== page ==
USCIS Holds Pep Rally in a Glorious Building

By David North on June 27, 2012

Had the session been on a college campus you might call it a combination pep rally/bestowal of an honorary degree/lecture series/question-and-answer period.

But yesterday's event was off-campus, it was the USCIS session at the U.S. Institute of Peace, just off the Mall in Washington, DC, carrying the resounding title of "Partnering for Excellence: USCIS's First National Stakeholder Symposium".

In the pep rally phase there were skillful opening speeches by DHS Secretary Janet Napolitano and USCIS Director Ali Mayorkas praising the administration's immigration policies and putting a positive spin on the mixed decision of the Supreme Court. The audience, mostly immigration lawyers and more-migration activists, reacted warmly to the speakers.

The proxy for the honorary degree was the "Presentation of the Outstanding American by Choice Award" to Dr. Jan Vilcek, a native of the former Czechoslovakia, a refugee from Communism, and a highly successful biologist and philanthropist. He made important advances regarding the human immune system.

USCIS must be commended for its choice of a site; the U.S. Institute of Peace is a gorgeous building. You enter through the George Shultz Grand Hall, a soaring space with lots of glass and an intriguing roof treatment. This leads to the Frank Carlucci Auditorium where the speeches were given. (The latest wrinkle in Washington is that if you can't name a building for someone, you can at least name a room for him; Shultz had been Secretary of State, among other things, while Carlucci's Department was Defense.)

But the lecture series and Q&A periods I attended did not quite live up to the surroundings. As one immigration lawyer in the audience complained at one of the smaller sessions "this is all very amorphous."

She was speaking at a session titled "Breakout 1a: Attracting Entrepreneurial Talent to the U.S.: The Entrepreneurs in Residence (EIR) Initiative and other Opportunities to Promote Economic Growth".

The panel dealt with the decision by USCIS to co-opt five private sector people (who remain on corporate payrolls) for 90 days to train USCIS staff adjudicators in the intricacies and latest patterns in start-up businesses. The star of the panel was the one non-USCIS person on it, an entrepreneur named Paul Ford.

He looked different from the USCIS males, who wore suits and ties and shaved faces.

Ford had on a dark suit, a black sports shirt open at the neck, and a very black Van Dyke beard. He was irreverent, he was funny, and he talked in terms that were non-governmental.

"What does the government do with a firm with three founders who do not have an office, who operate out of a Starbucks, are on to something exciting, and have a million in the bank?" he asked. The implication was that the adjudicators dealing with the various nonimmigrant worker programs would not know how to deal with such arrangements, and should learn how to do so.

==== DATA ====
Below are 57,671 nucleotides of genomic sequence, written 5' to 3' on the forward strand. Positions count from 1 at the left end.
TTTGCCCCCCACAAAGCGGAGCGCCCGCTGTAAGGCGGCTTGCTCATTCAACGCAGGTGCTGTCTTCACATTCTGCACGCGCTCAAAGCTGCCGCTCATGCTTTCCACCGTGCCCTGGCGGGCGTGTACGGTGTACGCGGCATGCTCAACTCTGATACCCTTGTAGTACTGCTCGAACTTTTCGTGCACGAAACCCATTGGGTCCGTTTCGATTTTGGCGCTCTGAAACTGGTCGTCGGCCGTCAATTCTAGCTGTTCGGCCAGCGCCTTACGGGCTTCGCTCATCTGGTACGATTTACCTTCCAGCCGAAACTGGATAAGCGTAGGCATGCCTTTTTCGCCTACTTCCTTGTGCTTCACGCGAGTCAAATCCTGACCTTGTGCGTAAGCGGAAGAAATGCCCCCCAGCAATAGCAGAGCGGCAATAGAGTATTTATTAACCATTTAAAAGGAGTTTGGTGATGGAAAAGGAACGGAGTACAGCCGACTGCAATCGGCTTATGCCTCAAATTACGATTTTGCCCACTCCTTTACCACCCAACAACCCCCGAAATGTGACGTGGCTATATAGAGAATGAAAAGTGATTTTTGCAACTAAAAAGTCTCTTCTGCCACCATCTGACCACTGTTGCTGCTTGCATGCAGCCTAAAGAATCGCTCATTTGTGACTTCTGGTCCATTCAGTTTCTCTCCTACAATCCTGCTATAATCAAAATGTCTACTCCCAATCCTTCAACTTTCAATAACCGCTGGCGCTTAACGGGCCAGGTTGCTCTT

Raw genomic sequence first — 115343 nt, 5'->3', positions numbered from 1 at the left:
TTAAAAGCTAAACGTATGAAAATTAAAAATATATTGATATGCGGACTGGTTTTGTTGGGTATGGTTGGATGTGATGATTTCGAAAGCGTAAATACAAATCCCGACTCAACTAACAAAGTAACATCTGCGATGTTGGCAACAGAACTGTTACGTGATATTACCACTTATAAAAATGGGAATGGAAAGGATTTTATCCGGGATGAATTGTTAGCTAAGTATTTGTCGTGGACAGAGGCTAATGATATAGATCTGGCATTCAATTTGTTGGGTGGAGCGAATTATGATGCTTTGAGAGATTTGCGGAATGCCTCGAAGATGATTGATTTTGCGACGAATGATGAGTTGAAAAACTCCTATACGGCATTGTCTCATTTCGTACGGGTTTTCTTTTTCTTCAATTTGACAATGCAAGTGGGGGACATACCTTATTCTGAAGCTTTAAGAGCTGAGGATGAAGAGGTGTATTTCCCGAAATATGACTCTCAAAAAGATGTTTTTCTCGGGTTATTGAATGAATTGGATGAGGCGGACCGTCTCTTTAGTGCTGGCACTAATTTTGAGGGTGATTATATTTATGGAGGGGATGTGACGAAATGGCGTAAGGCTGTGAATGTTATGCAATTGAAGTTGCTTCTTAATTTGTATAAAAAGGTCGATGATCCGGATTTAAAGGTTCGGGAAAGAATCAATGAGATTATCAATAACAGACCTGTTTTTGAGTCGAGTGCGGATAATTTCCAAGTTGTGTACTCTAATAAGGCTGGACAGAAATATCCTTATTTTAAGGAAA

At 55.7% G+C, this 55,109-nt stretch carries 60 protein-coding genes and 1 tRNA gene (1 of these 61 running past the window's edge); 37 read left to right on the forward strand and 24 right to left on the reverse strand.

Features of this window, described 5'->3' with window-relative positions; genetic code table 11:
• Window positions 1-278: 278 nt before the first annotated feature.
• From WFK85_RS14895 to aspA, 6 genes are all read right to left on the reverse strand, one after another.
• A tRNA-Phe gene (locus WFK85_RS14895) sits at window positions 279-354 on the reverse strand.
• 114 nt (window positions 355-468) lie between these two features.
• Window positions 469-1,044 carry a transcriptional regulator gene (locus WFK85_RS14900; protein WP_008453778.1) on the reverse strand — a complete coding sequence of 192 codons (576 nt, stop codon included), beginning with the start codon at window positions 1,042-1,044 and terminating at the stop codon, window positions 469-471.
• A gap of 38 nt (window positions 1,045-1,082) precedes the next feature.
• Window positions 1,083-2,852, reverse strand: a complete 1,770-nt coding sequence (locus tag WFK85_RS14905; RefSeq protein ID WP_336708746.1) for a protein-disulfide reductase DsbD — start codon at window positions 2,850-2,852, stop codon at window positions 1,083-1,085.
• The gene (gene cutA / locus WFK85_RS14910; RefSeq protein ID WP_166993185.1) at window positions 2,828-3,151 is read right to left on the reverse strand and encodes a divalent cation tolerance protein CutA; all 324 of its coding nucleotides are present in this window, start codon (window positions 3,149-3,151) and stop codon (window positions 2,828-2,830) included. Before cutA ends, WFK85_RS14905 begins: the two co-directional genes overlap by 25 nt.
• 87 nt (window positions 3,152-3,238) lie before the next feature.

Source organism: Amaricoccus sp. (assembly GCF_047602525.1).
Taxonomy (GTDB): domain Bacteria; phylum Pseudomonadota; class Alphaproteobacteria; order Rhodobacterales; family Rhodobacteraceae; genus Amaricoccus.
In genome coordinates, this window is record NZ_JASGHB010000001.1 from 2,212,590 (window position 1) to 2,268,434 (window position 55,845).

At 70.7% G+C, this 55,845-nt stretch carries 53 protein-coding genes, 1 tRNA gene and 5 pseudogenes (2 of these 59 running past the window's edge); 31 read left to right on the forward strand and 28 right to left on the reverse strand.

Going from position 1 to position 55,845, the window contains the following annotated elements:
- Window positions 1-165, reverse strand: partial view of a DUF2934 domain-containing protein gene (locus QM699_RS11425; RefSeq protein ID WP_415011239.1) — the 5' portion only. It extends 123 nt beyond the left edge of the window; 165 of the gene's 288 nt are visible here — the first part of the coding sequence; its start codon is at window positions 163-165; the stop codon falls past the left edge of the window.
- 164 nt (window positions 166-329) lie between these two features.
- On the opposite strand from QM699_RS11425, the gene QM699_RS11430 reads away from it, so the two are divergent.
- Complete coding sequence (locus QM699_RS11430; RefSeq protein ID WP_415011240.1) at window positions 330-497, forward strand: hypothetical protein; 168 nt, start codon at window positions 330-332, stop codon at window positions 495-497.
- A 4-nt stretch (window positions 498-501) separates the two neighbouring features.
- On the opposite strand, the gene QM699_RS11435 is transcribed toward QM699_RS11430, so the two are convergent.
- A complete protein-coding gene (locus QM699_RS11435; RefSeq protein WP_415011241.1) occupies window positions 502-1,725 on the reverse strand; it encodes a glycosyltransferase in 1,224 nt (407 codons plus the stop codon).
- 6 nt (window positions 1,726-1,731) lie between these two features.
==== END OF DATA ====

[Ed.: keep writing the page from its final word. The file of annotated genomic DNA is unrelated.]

While Ford was a breath of fresh air, he and his colleagues on the breakout panel talked only of process; where they had been, training they had engaged in, and their plans to help USCIS bridge a perceived gap between government and industry. They could not tell the audience any specifics because the things they were working on — they dealt with nonimmigrant work permits — were still under wraps.

I worry that this process, once completed, will simply make it easier for more alien workers to take jobs that are not offered to resident workers. The lawyers in the room worried that they had not learned anything substantive about how these new schemes will work.

There was one bit of hard news, however, that followed a question a college official asked of Mayorkas. She was pleased about the Dream Scheme, but wondered what USCIS was doing with F-2s and H-4s. There is some pressure from the more-migration people that these two groups, spouses of foreign students and spouses of H workers, respectively, be allowed to work, as they cannot do now.

USCIS Director Mayorkas said nothing about F-2s, but indicated that the agency has plans to issue new rules on H-4s and the work place.

Later in the comment period I suggested to the Director that the country needed more jobs, not more legal workers, and that there probably were hundreds of thousands of H-4s in the country; further, giving them the right to work would simply encourage the migration of more of them.

The Director replied smoothly, "I share your concerns, David, we will grant work permission to only a few of them, those whose spouses already have H-1B status and are nearing green card status."

I hope that is the case.

The event itself was smoothly managed, with all the logistics falling into place neatly; security, for a government meeting, was not intrusive, and the invitees/attendees ratio was just about perfect. There were only a handful of empty seats during the plenary session in the Carlucci auditorium, but there were well over 100 unclaimed badges at the reception point, meaning that the managers had accurately predicted what percentage of those who had accepted would actually attend.

Topics: Politics